Friday, January 16, 2009

The Unexpected Legacy of Divorce

About two years ago I read a book called “The Unexpected Legacy of Divorce.” The subtitle is “The 25 Year Landmark Study.” This book shares the results of the most comprehensive study on divorce ever conducted. They have been able to track the effects of divorce over a 25-year period, which allows us to see how the children of divorce are affected as adults. This is a not a Christian book, but the findings would support much of what the Bible says about divorce.

Before I share with you the results of this book, let me say very clearly that my intention is not to shame anyone who has been through or is going through a divorce. Life can be very painful. Marriage can become so difficult that one feels the only way out is a divorce. Forgiveness and healing is available to anyone who cries out to the Lord. I am so glad we serve a God who is willing to forgive sin and heal the human heart. “He heals the broken hearted and saves those who are crushed in spirit” (Ps. 34:18).

At the same time, God says He hates divorce (Malachi 2:16) and one of the main reasons is because He is “seeking Godly offspring” (Malachi 2:15). When we see how divorce affects the children, we can understand why His seeking Godly offspring is one of the main reasons God hates divorce.

My reason for sharing these findings is to enlighten us all concerning the many negative effects of divorce. It is so important that we count the cost before ever considering divorce. Perhaps this blog will help to save a marriage headed for divorce. Perhaps this blog is for you – to cause you to reconsider divorce. Perhaps this blog will help you in ministering to someone you know who is considering a divorce.

The bottom line is this: divorce brings many hardships on all involved, especially the children. Marriage is worth fighting for. Marriage is worth whatever it takes to stay together. Marriage is for the glory of God. Marriage is designed to be an earthly picture of Christ and the church (Ephesians 5:21-33).

I also hope that teenagers and singles will read this blog. Let this study of divorce cause you to be so prayerful and careful about marriage. Be sure you know it is God’s will for you to marry. Be sure you marry the person God wants you to marry. Take it slowly and carefully. I alwayts tell my kids, "You can never go wrong waiting, but you can go wrong rushing." Get the counsel of many Godly people before you even think about marrying someone.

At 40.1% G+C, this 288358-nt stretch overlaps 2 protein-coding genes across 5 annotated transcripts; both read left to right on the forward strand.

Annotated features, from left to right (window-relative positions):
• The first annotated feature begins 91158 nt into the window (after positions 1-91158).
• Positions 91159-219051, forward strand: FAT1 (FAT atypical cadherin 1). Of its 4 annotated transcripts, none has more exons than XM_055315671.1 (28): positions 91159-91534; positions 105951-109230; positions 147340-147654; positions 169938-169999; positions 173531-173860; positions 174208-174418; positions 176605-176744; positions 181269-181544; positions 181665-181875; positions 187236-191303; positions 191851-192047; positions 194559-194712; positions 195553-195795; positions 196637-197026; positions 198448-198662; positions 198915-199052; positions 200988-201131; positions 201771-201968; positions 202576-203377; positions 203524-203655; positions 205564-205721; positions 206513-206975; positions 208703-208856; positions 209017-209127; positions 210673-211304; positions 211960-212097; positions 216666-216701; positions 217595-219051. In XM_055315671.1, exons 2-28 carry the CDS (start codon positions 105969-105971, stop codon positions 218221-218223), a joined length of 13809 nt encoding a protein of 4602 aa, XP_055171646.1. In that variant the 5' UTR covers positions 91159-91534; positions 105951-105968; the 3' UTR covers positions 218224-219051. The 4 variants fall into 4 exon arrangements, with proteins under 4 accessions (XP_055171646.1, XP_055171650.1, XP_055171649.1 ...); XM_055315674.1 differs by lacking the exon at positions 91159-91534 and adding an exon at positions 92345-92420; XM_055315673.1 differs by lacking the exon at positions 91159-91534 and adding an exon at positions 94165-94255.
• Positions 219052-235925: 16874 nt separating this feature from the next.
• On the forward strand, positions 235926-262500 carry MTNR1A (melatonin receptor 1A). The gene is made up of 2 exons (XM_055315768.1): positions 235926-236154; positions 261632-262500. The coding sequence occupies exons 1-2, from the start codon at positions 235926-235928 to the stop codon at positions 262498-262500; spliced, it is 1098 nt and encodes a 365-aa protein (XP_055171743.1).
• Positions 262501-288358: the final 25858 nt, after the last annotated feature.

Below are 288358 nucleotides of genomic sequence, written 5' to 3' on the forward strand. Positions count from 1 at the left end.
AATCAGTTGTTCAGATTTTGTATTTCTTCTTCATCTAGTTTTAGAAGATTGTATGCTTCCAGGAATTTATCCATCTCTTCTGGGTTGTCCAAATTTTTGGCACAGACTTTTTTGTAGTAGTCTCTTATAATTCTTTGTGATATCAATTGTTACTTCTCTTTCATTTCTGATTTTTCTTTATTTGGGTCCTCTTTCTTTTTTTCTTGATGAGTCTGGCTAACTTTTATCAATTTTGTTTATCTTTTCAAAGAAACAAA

Here are some of the major findings from this book. This 25 year study revealed that divorce often brings about:
1. Decline in the health of the couple.
2. Decrease in the financial stability of all involved.
3. Emotional pain and scars that may never go away.
4. Loss of respect from community, children, and family.
5. Children suffering in the following ways:
a. Tendency toward unhealthy relationships.
b. More prone to pre-marital sex, drug and alcohol use.
c. Tendency to run from conflict in their own life.
d. An unhealthy and excessive fear of marriage.
e. Anger at life, God, and their parents.
f. Faith in God shaken.
f. Increase in loneliness, fear, anxiety, and depression.
i. Loosing significant parts of their childhood because they are forced to grow up too quickly due to the increase in emotional stress and responsibility. One woman named Karen said, “The day my parents divorced is the day my childhood ended” (p. 296).

The authors of the book said their most surprising discover was this: the greatest manifestation of negative impact on the children of divorce does not come until those children are in their adulthood. We often think the greatest negative effect will come when they are children, and that it will get better when they become adults. However, the studies are showing that this is not the case. Here is a quote from the book: “The major contribution of this book has been to recognize, for the first time, that when children of divorce become adults, they are badly frightened that their relationships will fail, just like the most important relationship in their parents’ lives failed. They mature with a keen sense that their growing-up experiences did not prepare them for love, commitment, trust, marriage, or even for the nitty-gritty of handling and resolving conflict” (p. xiii).

So many people often say, “The kids will be better off if we divorce, because at least they don’t have to be in the middle of our fighting/unhappy marriage.” This book says this is not true. This study revealed that children in homes where the marriage is not very good, but where the parents stay together, are better off than those whose parents divorce, because by their parents staying together the kids learn that marriage can be hard but you stick it out.

Finally, the book shows that second marriages are even more likely to fail than first. “First marriages stand a 45% chance of breaking up and second marriages have a 60% chance of ending in divorce” (p. 295). I guess we are not learning from our mistakes.

Of course there are exceptions to all of the above. May we be the exceptions.

May God do such a work in our lives that our marriages would be a clear picture of Jesus and His bride, the church (see Ephesians 5:21-33).